“Life is a combination of pasta and magic” Fellini once said.
So, it goes for me. The Pasta gene is profoundly embedded in my soul. I learned this art before I learned how to write, watching and sharing the kitchen with women who enjoyed both the process, and the art itself.
I have some childhood memories, a little blurred. The sensory recalls, however, are still sharp.
Nunzia, my nanny, was the woman Mom picked to raise my sister and me.
Both my parents worked outside the home and being just 16 months apart, me and little sister needed supervision. Nunzia started working with us (not FOR us) in 1968. I remember Nunzia giving us nightly baths, or making us warm milk when we were too sick to go to school. Her milk and cookies seemed to taste better than mom’s. (Yes, you guessed, same milk and same cookies..)
Nunzia took care of the house with mom, cooked with mom, and made the most incredibly perfect pasta dough. So much that she was in charge of it every time we had special guests or there was an holiday to celebrate. Freshly made pasta was something ONLY Nunzia was allowed to do in the house. Period.
She made it look as easy as breathing, since she must have made pasta almost every day of her life. I would grab a chair and roll some dough next to her, observing her soft, gentle hands going through the motions, like a dance. Her body leaning and pushing on the dough. Striking and caressing the “sfoglia” (dough) to feel its texture. She didn’t even need to look down to the rolling pin and pasta board anymore. Her hands were her complete compass, telling her what to do, and when.
The dough would not stick to her hands, she knew exactly how much water to use.
Upon completion of the pasta making the board was as clean as when she started. Of course.
It took me many years, millions of moves, kneads and strokes and my fare share of failed batches, to become a little closer to her perfection. Still…close, but not cigar!
I write it off as being a Messy Martha, who likes to enjoy the process with a glass of wine, while freestyling and shaping the noodles. Nunzia was the real pasta-police. Nothing else was going on while making the dough. Her whole body was involved in the process. She taught me that the dough “breaths” while resting under the glass bowl.
She would hold up the rolled dough and place it against the window pane to check it for transparency, then move the big rounds of thin rolled dough to a bigger room which my mom would not heat in winter. The colder room (la sala) seemed to act like a gigantic refrigerator for all things to dry out. I remember opening the door and being submerged by the fresh dough smell. After what Nunzia deemed to be an appropriate drying time, she would roll the circles like huge cigars and slice it to make fettuccine. Then, the pasta was coiled pretty, to resemble nests and to dry. Nunzia’s pasta would last like that, for days.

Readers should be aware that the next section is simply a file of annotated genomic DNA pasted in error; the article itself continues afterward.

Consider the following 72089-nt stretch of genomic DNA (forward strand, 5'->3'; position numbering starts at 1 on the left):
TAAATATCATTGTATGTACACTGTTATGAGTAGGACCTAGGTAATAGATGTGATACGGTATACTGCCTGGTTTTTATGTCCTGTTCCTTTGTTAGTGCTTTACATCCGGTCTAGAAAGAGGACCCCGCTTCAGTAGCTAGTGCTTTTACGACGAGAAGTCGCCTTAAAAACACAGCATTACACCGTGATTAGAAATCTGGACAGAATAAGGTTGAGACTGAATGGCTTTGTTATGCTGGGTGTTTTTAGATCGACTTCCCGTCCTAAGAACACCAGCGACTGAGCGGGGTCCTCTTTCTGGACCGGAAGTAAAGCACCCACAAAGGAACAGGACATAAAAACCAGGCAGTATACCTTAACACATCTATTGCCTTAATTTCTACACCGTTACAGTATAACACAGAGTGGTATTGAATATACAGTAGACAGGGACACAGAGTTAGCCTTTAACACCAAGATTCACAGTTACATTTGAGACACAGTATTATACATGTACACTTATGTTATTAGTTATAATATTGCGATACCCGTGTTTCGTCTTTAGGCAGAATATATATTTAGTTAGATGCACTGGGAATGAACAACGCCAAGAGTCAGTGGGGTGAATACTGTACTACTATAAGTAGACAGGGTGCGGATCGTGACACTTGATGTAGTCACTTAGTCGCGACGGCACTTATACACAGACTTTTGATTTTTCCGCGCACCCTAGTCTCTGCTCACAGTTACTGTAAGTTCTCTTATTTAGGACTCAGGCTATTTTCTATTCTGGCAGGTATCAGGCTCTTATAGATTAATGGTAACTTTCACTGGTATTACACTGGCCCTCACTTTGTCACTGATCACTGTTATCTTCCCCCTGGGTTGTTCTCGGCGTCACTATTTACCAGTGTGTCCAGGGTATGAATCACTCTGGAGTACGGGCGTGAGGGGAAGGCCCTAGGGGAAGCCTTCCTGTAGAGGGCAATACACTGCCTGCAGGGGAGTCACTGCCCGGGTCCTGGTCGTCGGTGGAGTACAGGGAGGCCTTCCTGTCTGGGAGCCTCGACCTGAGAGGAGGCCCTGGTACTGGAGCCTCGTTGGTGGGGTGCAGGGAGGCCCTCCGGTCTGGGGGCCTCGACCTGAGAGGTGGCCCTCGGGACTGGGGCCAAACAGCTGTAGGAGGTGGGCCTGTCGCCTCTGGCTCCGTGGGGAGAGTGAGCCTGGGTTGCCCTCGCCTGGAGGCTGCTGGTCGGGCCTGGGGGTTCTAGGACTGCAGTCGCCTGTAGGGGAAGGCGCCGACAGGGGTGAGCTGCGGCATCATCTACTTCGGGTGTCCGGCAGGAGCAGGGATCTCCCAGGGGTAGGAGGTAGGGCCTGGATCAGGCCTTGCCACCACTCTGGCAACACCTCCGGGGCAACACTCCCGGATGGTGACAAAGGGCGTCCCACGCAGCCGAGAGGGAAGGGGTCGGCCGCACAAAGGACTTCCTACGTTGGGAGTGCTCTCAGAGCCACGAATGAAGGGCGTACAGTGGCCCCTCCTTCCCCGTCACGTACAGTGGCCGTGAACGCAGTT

Over time, the “sala” room would slowly lose its fresh dough fragrance, and the pasta boards and rolling pin would get stored away, tucked under the kitchen table. Secretly hidden tools to an art whose origins are lost in time.
To this day, I believe that the personal body energy we use to make pasta, stays into the dough. It goes into the plate when we serve the guests and in some ways stays with them, even when they go home. Actually, the time I spend making pasta, I’ll never get back:It’s the ultimate culinary act of love and generosity.
Nunzia retired when I turned 25, and when Mom passed away both my sister and I leaned on her. She was, afterall, the closest person to a mom- having raised us for so long.
Her tall and solid figure got more fragile with time, but her spirit and sparkly eyes are still there and remind me of the magic I got to witness in my childhood kitchen by the hands of a woman who sincerely cared about food.
So, when people tell me if I use a mixing machine or any electric devices to make pasta, I smile. I think nobody would, if they’d had a Nunzia in their lives.
[gn_box title=”Nunzia’s Perfect Pasta dough” color=”#253″]
Ingredients: for ONE person
- 100gr of AP flour with a good amount of gluten such as King Arthur’s
- 1 large egg- at room temperature
- a pinch of salt
- A glass of lukewarm water-Use as needed
Make a well with your flour, the crater in the center should be the same size of a large orange.
If one is adding any flavor this is the time. Add it to the flour or the eggs.
Place the egg in the crater, sprinkle with salt.
Starting with a fork, poke the egg and start incorporating the flour into it.
Fellini’s quote, in Italian
If you are right handed, use your left hand to make sure the flour walls do not collapse.
Once the dough becomes too thick, put away the fork and start kneading. Add small amount of water and stop way before you think you should. The dough will get too sticky if you don’t.
It will all depend on the weather, the room temperature and the speed at which you need.
You will figure it all out, with time. Guaranteed.
I recommend kneading 5 minute per egg, up to 20 minutes. The pasta will change in texture and smell. Roll out and fold the dough over your fingers. Use the heel of your palm, not the tips of your fingers-like you were folding in air into the dough. Put your body weight into this!
Let the dough rest under a bowl for about 30 minutes, or in the refrigerator for up to 12 hours wrapped in clear syran.
Kale, carrots…anything goes when making pasta.
Roll, cut and shape according to your fancy.
Just remember, don’t rush the process. It’s an act of love. Enjoy it, embrace it…have some wine!
Mangia! and Ciao!